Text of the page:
You’ve done great with lists so far! It’s time to take a look at the bigger picture.

Remember the one line we mentioned at the beginning of this lesson?

using System.Collections.Generic;

The list class is in a group of classes called generic collections. They don’t exist in the default set of System classes, so we need to make a reference to them with this line.

Generic collections are data structures that are defined with a generic type. Each class is defined generally without a specific type in mind. When we make an actual instance, we define the specific type:

List<string> citiesList = new List<string>(); List<Object> objects = new List<Object>();

Imagine it like a set of general instructions: in a toy store, we can tell the employees how to add and remove items from a shelf without specifying the type of toy. In the same way, we can use Add() and Remove() without knowing a lists’s data type.

For this reason, the formal class name of lists is List<T>. That T is a type parameter: it represents some type that we can specify later. The general instructions, however are neatly contained in the generic List<T> class.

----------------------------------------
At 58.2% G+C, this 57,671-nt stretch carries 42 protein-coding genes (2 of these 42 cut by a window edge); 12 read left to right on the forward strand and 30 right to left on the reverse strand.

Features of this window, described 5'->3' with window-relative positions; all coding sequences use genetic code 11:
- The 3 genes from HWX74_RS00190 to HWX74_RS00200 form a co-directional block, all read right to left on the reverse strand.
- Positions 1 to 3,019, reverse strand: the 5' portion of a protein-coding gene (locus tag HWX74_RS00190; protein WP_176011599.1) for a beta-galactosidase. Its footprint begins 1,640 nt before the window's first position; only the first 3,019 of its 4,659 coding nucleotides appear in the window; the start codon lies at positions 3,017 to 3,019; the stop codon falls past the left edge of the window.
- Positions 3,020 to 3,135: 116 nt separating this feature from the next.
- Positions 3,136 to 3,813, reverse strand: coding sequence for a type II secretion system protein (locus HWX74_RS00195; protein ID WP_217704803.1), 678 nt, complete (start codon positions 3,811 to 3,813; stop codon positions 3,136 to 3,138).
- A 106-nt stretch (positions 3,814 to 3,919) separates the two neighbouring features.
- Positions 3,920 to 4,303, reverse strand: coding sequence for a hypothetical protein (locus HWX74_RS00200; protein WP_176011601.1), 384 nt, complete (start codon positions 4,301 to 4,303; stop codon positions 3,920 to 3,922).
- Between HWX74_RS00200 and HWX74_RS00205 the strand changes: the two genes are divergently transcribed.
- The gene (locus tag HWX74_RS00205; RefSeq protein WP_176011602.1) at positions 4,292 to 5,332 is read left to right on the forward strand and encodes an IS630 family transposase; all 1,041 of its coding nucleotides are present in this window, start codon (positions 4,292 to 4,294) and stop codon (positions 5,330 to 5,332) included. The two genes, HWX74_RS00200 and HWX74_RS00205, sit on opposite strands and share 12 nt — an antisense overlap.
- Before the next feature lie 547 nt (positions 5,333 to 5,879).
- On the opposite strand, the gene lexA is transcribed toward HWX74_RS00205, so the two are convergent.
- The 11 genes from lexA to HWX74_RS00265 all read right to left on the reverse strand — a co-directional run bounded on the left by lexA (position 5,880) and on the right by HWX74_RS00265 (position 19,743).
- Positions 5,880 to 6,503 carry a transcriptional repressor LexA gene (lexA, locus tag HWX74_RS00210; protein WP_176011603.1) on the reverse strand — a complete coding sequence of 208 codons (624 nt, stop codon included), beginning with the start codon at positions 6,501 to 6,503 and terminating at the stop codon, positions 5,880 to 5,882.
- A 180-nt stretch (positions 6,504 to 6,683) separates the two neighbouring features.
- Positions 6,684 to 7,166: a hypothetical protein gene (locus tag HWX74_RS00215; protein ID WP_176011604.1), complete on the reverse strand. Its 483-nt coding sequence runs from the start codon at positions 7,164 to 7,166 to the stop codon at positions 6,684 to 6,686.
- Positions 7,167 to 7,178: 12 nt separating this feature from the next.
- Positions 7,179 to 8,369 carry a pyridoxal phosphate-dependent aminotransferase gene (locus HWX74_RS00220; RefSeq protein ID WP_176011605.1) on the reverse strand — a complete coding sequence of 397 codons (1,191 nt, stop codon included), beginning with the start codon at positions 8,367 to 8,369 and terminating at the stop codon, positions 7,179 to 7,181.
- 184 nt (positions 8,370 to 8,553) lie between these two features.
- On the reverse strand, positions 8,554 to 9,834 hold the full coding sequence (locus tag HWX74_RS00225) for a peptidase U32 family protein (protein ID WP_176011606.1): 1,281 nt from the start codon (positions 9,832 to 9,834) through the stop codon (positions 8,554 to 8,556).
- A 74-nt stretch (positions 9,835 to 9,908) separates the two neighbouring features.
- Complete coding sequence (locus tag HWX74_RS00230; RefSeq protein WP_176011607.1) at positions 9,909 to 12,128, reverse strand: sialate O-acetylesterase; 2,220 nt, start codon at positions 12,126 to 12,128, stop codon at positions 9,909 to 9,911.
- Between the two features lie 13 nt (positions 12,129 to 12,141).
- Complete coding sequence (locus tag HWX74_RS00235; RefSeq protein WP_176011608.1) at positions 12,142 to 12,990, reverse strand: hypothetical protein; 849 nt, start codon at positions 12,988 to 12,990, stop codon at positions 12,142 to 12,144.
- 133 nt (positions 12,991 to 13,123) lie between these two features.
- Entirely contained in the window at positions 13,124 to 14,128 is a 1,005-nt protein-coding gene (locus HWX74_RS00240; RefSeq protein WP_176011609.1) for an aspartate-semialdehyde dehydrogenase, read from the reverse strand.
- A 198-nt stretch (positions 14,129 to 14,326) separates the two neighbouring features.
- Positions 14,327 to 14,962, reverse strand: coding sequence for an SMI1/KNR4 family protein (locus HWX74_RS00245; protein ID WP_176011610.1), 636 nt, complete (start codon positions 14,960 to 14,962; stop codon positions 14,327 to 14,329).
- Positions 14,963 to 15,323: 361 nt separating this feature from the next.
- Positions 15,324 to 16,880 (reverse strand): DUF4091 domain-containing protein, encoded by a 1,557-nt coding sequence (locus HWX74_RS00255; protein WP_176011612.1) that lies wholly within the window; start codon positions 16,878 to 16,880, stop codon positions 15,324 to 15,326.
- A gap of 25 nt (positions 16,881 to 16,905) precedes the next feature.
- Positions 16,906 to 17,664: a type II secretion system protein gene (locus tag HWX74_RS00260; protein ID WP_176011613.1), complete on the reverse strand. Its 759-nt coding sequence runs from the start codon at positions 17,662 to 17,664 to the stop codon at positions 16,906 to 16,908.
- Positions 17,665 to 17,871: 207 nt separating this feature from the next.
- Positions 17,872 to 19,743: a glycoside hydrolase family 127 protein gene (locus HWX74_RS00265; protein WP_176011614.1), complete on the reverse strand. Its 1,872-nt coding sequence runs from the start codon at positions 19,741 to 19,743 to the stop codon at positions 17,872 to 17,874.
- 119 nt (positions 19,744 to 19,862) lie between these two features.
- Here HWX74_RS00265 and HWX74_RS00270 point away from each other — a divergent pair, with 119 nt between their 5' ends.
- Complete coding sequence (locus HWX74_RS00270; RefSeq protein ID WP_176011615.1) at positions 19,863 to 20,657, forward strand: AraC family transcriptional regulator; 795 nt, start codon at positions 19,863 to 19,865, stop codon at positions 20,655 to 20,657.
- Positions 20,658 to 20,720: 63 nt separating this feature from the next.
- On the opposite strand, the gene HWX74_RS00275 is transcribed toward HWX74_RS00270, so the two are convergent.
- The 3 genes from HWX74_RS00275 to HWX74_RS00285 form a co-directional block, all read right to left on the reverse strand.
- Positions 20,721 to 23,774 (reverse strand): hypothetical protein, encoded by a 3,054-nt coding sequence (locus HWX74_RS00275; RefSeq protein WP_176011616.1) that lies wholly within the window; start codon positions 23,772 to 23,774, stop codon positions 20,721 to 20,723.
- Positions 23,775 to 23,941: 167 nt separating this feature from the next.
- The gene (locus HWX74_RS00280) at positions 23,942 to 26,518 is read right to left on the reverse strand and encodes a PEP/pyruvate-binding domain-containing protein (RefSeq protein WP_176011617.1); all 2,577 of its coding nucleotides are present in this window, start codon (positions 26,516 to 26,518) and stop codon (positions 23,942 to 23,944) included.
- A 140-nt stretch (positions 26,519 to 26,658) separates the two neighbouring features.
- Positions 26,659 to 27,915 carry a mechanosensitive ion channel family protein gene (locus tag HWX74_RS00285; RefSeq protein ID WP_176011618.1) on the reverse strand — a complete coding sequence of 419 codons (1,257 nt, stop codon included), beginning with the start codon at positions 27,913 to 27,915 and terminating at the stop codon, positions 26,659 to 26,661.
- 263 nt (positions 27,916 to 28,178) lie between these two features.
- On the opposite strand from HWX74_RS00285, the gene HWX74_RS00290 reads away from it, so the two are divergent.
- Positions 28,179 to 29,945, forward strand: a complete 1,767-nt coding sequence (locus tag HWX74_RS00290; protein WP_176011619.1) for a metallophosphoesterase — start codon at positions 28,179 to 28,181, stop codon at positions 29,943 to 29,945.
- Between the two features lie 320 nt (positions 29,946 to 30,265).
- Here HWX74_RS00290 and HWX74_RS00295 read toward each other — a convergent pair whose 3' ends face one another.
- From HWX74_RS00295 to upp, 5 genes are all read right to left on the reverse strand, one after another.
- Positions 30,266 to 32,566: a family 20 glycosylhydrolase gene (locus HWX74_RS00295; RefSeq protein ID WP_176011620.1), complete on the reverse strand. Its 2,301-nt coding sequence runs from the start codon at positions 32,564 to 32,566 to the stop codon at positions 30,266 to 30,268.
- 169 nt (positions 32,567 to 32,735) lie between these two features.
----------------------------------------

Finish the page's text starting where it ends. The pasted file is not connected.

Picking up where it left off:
Let’s see why this is useful by imagining the other, more difficult ways we could create “generic” collections:

  • Use type-specific classes, like StringList, IntList, etc. — We would have to make a list class for EVERY type, defining the same properties and methods for each list class.
  • Use a list containing Object types, List<Object> — Using Object means we can’t use any of the unique functionality of each type and it takes a lot of computing power to convert references to and from the Object type.

As you continue coding, you’ll see for yourself how useful generic collections are!



Add a reference to the System.Collections.Generic namespace.


Declare three empty lists:

  • one should hold bool types
  • one should hold Random types
  • one should hold IServiceProvider types

That’s right, interfaces work here too!

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